You don’t need the CAG to tell us that the G20 summit went way over the budget. It’s in all the papers.
After test-flighting a controversy, PM Modi is slaloming agilely between Bharat and India. His G20 place card reads ‘Bharat’ in English, but his social media posts speak of India. And G20 leaders, ignoring the issue, referred to the host nation as India, which is how it also reads in the New Delhi Declaration.
Gandhi is forever an integral part of India’s identity, despite current efforts to celebrate his assassin. In the khadi exhibit at Bharat Mandapam, a G20 journalist tries her hand at spinning, under the watchful gaze of an ace spinner.
Himachal Pradesh CM Sukhvinder Singh Sukhu was the only Congress chief minister to attend President Droupadi Murmu’s G20 dinner, where he urged PM Modi to declare the mayhem in his state due to heavy rainfall a national disaster. Tamil Nadu Chief Minister MK Stalin, whose son has been taking flak from the BJP for his remarks against Sanatana Dharma, was the only chief minister from the south.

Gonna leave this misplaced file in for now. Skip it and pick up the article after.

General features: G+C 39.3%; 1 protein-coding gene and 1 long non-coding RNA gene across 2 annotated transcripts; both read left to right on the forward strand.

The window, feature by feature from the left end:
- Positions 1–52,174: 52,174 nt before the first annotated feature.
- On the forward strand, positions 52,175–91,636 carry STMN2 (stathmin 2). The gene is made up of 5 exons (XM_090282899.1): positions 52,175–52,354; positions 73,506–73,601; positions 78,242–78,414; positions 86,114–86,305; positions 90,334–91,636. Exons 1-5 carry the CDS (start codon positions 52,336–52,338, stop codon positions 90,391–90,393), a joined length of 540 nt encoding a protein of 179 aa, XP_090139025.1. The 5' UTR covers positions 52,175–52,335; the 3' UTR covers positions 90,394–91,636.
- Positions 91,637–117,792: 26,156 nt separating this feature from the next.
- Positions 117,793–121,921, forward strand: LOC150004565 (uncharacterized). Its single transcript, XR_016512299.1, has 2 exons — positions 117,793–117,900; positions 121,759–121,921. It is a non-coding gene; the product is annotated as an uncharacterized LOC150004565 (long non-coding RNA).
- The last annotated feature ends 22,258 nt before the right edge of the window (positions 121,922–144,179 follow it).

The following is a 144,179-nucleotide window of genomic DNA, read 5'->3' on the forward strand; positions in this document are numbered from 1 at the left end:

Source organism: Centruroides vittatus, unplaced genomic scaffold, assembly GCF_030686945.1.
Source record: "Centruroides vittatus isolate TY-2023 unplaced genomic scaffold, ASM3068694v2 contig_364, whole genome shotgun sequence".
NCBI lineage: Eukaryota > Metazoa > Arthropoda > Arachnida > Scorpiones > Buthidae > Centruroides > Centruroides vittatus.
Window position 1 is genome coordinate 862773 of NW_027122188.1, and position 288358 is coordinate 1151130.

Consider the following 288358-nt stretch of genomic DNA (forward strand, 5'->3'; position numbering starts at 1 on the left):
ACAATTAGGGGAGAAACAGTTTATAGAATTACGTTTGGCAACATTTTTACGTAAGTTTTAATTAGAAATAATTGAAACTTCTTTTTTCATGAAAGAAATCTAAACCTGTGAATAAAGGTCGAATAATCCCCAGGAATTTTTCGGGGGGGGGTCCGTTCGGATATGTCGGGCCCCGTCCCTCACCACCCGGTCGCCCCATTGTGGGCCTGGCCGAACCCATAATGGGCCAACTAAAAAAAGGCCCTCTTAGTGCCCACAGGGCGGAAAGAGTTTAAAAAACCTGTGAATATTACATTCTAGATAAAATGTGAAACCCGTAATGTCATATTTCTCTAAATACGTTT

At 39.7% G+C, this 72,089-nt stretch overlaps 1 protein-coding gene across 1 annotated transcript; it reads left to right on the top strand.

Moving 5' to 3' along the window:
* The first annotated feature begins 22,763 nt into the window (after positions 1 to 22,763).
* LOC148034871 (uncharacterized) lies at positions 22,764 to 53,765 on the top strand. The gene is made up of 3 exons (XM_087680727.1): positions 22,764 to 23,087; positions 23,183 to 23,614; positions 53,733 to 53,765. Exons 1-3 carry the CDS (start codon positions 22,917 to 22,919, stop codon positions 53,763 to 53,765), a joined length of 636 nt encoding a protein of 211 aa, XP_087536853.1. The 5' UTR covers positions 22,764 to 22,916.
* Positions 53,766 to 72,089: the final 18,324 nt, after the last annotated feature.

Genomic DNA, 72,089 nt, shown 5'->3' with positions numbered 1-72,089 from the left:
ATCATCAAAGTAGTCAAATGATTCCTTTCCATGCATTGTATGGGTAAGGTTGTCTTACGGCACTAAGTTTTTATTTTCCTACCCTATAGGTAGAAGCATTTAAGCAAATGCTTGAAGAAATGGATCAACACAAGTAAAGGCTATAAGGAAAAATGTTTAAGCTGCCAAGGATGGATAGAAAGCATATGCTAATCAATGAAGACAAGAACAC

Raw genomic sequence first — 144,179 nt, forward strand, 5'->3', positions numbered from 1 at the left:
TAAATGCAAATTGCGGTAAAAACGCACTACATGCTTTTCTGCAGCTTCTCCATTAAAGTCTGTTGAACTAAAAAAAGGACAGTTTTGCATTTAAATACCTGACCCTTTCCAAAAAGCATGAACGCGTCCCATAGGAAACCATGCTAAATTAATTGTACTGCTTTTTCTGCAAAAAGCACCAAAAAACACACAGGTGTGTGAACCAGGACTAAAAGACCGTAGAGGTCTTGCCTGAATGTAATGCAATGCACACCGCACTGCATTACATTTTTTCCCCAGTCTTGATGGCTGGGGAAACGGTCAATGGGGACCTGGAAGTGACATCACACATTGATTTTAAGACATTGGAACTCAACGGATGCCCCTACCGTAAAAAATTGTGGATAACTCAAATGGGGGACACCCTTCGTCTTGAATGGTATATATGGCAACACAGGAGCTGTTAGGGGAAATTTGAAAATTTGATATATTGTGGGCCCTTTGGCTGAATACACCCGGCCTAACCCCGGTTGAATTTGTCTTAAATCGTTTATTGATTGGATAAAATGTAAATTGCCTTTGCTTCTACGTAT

From September 30 to October 15, the Bajrang Dal will take out 2,281 Shaurya Yatras (like the one which triggered violence in Haryana) through over 5 lakh villages. The VHP is inviting over 1 lakh seers and their entourage to Ayodhya for the consecration of the Ram temple on January 21-23, just before elections are due. In Maharashtra, Uddhav Thackeray fears that as the celebrants return after the event, there could be “Godhra-like” incidents.